Various emotions are implicated in posttraumatic stress disorder (PTSD). Longitudinal studies examining temporal associations between emotions and posttraumatic stress may reveal who is at risk of chronic psychological problems. This study examined the longitudinal relationships of mothers’ trauma-related emotions with posttraumatic stress and depressive symptoms after pediatric burn injury.


Data from two cohort studies were used (n = 296). Mothers reported the intensity of burn-related emotions within the first month (T1) and 12 months postburn (T2). The Impact of Event Scale (IES) and the Hospital and Anxiety Depression Scale (HADS-D; depression subscale) were administered at T1 and 18 months postburn (T3).


Based on two exploratory factor analyses, emotion variables were combined into acute and long-term basic emotions (fear, sadness, horror, anger) and self-conscious emotions (guilt, shame). The path model showed a positive relationship between acute and long-term basic emotions. Higher long-term basic emotions were related to persistence of posttraumatic stress and depressive symptoms. Acute self-conscious emotions showed associations with posttraumatic stress and depressive symptoms at T1 and were longitudinally related to depressive, but not posttraumatic stress, symptoms.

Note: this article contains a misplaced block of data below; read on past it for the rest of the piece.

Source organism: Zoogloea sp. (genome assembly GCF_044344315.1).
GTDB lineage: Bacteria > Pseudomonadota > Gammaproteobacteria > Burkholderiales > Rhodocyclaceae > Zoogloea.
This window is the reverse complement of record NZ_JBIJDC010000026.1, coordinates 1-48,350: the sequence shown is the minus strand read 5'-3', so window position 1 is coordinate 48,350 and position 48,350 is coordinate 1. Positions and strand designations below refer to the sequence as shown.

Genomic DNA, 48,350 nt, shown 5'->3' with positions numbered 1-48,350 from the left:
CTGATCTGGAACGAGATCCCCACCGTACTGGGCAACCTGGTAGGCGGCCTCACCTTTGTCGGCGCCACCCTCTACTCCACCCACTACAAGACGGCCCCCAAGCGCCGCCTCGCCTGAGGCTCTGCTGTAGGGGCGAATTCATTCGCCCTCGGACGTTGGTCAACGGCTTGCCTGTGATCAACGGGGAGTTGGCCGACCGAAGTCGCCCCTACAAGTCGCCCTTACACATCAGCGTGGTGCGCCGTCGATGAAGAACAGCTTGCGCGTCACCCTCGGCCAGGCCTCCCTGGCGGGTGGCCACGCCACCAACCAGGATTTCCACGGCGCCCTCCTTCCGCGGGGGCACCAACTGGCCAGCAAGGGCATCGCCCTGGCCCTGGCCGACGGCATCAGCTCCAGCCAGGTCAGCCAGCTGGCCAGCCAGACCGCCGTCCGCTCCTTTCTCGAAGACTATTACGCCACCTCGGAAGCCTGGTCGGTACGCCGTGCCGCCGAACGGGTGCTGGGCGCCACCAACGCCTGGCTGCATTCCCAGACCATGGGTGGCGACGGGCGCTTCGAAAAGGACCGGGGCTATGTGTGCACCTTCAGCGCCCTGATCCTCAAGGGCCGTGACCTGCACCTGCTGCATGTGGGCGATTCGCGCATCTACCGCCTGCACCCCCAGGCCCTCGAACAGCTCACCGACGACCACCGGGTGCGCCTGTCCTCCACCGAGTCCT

The posttraumatic stress measure was not based on DSM-5 PTSD criteria and results require replication using these criteria.


This study suggests that mothers’ acute self-conscious and long-term basic emotions in relation to their child's burn injury are involved in the development of posttraumatic stress and depressive symptoms. Clinically, assessing and monitoring parents’ early posttraumatic stress, depressive symptoms and burn-related emotions may be useful to identify parents at risk.

Egberts, M. R., Engelhard, I. M., van de Schoot, R., Bakker, A., Geenen, R., van der Heijden, P. G., & Van Loey, N. E. (2019). Mothers’ emotions after pediatric burn injury: Longitudinal associations with posttraumatic stress-and depressive symptoms 18 months postburn. Journal of Affective Disorders DOI:

PhD Student

Marthes project is focused on psychological consequences of pediatric burn injury. She primarily examines child and parent posttraumatic stress reactions with the use of prospective data and advanced statistical modelling (such as multilevel and structural equation models).